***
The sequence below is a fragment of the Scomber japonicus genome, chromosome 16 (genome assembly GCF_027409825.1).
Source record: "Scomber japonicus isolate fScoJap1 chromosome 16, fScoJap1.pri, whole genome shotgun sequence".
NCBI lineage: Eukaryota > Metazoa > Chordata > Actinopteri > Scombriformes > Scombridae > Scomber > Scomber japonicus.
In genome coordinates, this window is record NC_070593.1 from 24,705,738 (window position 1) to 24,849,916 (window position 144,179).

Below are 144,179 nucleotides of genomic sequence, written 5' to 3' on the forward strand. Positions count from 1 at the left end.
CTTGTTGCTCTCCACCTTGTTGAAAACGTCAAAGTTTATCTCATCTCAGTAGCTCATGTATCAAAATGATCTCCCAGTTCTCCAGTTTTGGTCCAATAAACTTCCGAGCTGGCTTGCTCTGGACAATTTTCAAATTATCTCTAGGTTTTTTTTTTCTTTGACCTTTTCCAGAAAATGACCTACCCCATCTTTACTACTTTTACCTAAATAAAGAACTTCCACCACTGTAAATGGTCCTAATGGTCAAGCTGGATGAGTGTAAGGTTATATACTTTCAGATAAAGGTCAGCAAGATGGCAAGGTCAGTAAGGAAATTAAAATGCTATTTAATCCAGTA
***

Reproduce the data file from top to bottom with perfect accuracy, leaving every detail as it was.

The sequence below is a fragment of the Scomber japonicus genome, chromosome 16 (genome assembly GCF_027409825.1).
Source record: "Scomber japonicus isolate fScoJap1 chromosome 16, fScoJap1.pri, whole genome shotgun sequence".
NCBI lineage: Eukaryota > Metazoa > Chordata > Actinopteri > Scombriformes > Scombridae > Scomber > Scomber japonicus.
In genome coordinates, this window is record NC_070593.1 from 24,705,738 (window position 1) to 24,849,916 (window position 144,179).

Below are 144,179 nucleotides of genomic sequence, written 5' to 3' on the forward strand. Positions count from 1 at the left end.
CTTGTTGCTCTCCACCTTGTTGAAAACGTCAAAGTTTATCTCATCTCAGTAGCTCATGTATCAAAATGATCTCCCAGTTCTCCAGTTTTGGTCCAATAAACTTCCGAGCTGGCTTGCTCTGGACAATTTTCAAATTATCTCTAGGTTTTTTTTTTCTTTGACCTTTTCCAGAAAATGACCTACCCCATCTTTACTACTTTTACCTAAATAAAGAACTTCCACCACTGTAAATGGTCCTAATGGTCAAGCTGGATGAGTGTAAGGTTATATACTTTCAGATAAAGGTCAGCAAGATGGCAAGGTCAGTAAGGAAATTAAAATGCTATTTAATCCAGTA